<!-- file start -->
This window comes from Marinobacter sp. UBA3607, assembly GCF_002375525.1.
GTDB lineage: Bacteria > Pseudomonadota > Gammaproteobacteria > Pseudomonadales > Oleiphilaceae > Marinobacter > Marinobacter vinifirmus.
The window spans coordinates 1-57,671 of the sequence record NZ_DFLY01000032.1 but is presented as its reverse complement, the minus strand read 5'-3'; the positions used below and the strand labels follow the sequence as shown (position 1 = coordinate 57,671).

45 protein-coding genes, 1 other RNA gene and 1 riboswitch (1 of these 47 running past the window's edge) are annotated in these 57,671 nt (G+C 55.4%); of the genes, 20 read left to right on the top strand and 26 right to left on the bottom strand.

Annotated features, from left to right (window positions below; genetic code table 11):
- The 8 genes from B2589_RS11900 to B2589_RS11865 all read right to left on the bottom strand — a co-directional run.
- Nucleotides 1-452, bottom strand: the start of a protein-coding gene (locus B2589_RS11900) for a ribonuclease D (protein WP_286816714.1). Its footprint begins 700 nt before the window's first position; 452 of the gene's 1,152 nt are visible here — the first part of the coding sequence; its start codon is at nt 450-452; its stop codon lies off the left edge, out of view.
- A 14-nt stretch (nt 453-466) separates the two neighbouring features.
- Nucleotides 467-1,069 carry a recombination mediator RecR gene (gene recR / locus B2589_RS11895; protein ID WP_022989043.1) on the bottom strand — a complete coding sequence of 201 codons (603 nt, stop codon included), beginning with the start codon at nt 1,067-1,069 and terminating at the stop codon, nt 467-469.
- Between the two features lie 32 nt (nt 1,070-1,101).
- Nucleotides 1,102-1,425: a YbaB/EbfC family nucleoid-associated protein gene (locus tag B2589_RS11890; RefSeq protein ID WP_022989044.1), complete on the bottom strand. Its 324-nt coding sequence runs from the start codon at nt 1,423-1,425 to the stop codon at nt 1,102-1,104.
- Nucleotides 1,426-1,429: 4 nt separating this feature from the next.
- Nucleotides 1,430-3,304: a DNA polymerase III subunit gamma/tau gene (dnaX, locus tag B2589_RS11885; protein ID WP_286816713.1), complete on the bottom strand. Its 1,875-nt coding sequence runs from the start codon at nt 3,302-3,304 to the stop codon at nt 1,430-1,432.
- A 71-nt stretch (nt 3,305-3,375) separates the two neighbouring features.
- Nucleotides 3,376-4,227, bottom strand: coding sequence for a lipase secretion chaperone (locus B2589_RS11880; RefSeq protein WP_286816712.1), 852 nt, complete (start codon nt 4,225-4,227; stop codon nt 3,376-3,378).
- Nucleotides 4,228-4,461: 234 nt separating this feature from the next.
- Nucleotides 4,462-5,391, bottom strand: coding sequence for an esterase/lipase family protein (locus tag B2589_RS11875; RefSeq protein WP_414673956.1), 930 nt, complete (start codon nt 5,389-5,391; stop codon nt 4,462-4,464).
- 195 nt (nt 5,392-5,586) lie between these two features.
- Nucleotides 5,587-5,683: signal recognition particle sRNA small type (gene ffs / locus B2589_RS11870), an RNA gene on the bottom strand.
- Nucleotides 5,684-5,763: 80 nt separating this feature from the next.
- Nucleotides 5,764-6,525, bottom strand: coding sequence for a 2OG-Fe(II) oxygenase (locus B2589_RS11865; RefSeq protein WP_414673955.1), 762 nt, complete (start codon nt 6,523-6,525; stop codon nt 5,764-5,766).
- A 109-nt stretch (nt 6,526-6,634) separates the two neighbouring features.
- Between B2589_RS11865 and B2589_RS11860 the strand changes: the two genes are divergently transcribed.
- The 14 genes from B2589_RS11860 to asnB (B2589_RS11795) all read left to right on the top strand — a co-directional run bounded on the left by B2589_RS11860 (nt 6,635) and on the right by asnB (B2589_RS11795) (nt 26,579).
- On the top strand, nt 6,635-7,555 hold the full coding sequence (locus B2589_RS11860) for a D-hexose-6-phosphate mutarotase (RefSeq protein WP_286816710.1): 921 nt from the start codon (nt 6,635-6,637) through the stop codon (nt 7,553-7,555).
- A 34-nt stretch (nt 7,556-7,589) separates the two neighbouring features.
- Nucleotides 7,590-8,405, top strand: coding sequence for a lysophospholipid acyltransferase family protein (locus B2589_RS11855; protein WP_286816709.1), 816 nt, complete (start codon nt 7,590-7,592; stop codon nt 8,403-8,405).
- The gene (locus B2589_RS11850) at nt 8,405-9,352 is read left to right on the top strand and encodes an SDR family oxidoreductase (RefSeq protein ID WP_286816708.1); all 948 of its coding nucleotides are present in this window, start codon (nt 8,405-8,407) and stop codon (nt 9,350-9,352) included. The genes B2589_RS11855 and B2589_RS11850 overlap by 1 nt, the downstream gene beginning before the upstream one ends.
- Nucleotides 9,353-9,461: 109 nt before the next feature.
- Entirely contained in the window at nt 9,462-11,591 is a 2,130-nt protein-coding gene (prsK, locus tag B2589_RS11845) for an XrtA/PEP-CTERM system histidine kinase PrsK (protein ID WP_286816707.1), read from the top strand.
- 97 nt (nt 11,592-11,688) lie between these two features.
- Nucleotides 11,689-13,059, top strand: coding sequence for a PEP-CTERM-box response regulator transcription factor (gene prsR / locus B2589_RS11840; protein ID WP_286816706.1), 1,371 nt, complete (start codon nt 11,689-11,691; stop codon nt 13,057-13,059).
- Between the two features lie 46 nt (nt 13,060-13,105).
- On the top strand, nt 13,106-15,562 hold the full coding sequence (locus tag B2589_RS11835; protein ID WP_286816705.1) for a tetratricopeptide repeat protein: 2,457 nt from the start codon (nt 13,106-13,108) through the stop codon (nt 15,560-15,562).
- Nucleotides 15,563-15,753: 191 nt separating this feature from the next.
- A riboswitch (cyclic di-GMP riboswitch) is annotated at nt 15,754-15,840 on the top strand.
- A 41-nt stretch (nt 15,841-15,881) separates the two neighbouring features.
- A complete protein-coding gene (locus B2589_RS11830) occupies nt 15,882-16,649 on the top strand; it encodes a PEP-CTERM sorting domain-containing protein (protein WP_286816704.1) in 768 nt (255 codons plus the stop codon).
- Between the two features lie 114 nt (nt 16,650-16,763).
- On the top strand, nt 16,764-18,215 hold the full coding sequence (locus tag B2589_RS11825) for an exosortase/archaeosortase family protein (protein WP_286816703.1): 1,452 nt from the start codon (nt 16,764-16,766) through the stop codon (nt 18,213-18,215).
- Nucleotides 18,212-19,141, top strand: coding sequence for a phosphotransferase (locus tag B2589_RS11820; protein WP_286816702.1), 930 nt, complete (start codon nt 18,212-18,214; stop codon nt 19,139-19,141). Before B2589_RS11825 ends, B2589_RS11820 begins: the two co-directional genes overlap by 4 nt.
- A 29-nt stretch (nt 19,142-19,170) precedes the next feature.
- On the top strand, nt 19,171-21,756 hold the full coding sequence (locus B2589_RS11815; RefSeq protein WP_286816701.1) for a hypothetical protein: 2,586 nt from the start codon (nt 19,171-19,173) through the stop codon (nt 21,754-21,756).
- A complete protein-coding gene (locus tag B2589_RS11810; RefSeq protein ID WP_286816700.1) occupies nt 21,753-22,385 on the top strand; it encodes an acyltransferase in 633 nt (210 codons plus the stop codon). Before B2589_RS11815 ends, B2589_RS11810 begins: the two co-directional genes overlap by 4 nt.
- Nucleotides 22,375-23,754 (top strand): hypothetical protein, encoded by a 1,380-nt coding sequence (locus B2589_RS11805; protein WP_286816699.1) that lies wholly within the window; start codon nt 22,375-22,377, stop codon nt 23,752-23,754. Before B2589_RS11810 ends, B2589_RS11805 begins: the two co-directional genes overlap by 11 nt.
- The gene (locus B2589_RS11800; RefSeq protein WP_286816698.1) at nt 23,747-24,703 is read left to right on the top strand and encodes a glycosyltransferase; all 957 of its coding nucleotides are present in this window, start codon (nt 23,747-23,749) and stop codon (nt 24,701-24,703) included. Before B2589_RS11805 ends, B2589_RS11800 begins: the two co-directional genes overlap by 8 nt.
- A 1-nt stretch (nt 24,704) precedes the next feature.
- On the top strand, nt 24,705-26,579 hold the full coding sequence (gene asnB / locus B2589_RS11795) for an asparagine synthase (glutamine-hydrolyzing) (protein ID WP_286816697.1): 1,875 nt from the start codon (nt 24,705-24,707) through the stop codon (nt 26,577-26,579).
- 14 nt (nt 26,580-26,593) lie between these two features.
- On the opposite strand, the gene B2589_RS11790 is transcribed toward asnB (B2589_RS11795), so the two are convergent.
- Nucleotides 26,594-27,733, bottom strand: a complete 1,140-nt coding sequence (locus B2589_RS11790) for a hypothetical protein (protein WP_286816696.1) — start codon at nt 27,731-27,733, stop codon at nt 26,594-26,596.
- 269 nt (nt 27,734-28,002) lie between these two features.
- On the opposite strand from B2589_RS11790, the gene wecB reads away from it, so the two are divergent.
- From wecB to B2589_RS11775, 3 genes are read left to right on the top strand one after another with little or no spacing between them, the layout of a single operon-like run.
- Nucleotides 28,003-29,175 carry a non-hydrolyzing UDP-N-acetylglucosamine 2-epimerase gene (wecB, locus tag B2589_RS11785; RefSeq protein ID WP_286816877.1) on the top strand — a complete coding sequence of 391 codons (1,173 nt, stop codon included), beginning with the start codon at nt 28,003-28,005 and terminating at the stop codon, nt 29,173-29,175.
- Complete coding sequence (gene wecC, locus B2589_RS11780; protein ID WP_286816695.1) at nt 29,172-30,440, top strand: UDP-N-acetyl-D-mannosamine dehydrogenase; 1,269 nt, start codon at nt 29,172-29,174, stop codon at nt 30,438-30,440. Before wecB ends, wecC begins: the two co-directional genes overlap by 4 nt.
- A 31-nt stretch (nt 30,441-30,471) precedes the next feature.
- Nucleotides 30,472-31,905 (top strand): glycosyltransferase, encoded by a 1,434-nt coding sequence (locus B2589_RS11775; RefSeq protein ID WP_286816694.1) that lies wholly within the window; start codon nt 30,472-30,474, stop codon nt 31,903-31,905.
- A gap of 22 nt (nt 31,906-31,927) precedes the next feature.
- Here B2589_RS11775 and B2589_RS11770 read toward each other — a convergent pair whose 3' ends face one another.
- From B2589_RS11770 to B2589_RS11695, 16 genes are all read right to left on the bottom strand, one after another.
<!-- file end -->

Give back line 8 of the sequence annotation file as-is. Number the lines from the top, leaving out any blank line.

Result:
- A 14-nt stretch (nt 453-466) separates the two neighbouring features.